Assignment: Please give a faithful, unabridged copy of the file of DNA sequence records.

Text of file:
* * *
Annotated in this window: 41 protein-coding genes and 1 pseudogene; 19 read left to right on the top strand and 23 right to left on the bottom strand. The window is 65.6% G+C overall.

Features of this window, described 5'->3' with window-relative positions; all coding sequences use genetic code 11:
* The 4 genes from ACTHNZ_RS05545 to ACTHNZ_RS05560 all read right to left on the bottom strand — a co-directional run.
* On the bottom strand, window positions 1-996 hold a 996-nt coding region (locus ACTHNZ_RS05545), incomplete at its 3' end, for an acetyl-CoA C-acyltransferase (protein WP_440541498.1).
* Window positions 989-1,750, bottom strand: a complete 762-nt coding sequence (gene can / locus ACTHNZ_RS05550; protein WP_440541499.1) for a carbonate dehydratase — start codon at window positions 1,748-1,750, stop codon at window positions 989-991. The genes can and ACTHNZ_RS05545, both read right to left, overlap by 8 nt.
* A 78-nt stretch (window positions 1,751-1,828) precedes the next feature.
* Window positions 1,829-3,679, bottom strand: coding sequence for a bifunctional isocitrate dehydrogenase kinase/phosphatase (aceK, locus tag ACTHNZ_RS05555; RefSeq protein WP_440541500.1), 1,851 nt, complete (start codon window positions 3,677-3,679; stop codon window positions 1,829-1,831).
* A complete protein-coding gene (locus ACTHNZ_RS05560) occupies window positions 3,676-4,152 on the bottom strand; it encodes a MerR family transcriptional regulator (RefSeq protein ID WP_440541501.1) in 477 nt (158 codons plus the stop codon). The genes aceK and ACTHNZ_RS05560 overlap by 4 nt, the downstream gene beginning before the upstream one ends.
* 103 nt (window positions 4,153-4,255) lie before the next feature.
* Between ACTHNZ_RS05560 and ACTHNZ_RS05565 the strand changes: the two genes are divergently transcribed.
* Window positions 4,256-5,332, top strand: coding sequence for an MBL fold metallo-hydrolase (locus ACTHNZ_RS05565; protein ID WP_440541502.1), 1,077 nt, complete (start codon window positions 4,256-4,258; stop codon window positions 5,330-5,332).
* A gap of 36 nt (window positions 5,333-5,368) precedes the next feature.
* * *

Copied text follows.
Annotated in this window: 41 protein-coding genes and 1 pseudogene; 19 read left to right on the top strand and 23 right to left on the bottom strand. The window is 65.6% G+C overall.

Features of this window, described 5'->3' with window-relative positions; all coding sequences use genetic code 11:
* The 4 genes from ACTHNZ_RS05545 to ACTHNZ_RS05560 all read right to left on the bottom strand — a co-directional run.
* On the bottom strand, window positions 1-996 hold a 996-nt coding region (locus ACTHNZ_RS05545), incomplete at its 3' end, for an acetyl-CoA C-acyltransferase (protein WP_440541498.1).
* Window positions 989-1,750, bottom strand: a complete 762-nt coding sequence (gene can / locus ACTHNZ_RS05550; protein WP_440541499.1) for a carbonate dehydratase — start codon at window positions 1,748-1,750, stop codon at window positions 989-991. The genes can and ACTHNZ_RS05545, both read right to left, overlap by 8 nt.
* A 78-nt stretch (window positions 1,751-1,828) precedes the next feature.
* Window positions 1,829-3,679, bottom strand: coding sequence for a bifunctional isocitrate dehydrogenase kinase/phosphatase (aceK, locus tag ACTHNZ_RS05555; RefSeq protein WP_440541500.1), 1,851 nt, complete (start codon window positions 3,677-3,679; stop codon window positions 1,829-1,831).
* A complete protein-coding gene (locus ACTHNZ_RS05560) occupies window positions 3,676-4,152 on the bottom strand; it encodes a MerR family transcriptional regulator (RefSeq protein ID WP_440541501.1) in 477 nt (158 codons plus the stop codon). The genes aceK and ACTHNZ_RS05560 overlap by 4 nt, the downstream gene beginning before the upstream one ends.
* 103 nt (window positions 4,153-4,255) lie before the next feature.
* Between ACTHNZ_RS05560 and ACTHNZ_RS05565 the strand changes: the two genes are divergently transcribed.
* Window positions 4,256-5,332, top strand: coding sequence for an MBL fold metallo-hydrolase (locus ACTHNZ_RS05565; protein ID WP_440541502.1), 1,077 nt, complete (start codon window positions 4,256-4,258; stop codon window positions 5,330-5,332).
* A gap of 36 nt (window positions 5,333-5,368) precedes the next feature.